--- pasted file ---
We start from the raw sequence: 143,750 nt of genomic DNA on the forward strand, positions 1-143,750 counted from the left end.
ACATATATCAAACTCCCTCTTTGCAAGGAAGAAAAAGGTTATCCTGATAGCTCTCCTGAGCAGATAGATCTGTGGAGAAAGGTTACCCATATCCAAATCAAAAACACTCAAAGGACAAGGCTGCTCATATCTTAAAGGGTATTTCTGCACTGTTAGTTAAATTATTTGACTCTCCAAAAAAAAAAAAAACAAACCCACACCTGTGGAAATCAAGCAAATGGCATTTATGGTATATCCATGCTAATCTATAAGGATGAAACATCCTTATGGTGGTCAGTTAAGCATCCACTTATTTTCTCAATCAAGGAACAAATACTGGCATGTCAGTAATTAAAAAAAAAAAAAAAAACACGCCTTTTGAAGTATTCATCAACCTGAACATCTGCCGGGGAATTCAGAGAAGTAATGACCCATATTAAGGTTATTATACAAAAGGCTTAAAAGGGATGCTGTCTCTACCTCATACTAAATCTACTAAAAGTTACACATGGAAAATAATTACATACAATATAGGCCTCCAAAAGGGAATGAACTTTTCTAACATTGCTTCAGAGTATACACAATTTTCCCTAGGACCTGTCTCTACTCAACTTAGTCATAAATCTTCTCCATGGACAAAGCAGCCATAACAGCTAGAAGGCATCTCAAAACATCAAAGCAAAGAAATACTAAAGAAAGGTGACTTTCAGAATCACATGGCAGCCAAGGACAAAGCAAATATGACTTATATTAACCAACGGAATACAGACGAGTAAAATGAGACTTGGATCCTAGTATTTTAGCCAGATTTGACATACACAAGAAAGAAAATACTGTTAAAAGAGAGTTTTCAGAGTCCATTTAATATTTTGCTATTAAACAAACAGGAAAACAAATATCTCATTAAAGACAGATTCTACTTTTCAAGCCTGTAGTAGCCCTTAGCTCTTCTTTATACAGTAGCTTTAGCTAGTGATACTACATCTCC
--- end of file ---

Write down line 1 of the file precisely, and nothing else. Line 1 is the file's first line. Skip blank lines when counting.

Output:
We start from the raw sequence: 143,750 nt of genomic DNA on the forward strand, positions 1-143,750 counted from the left end.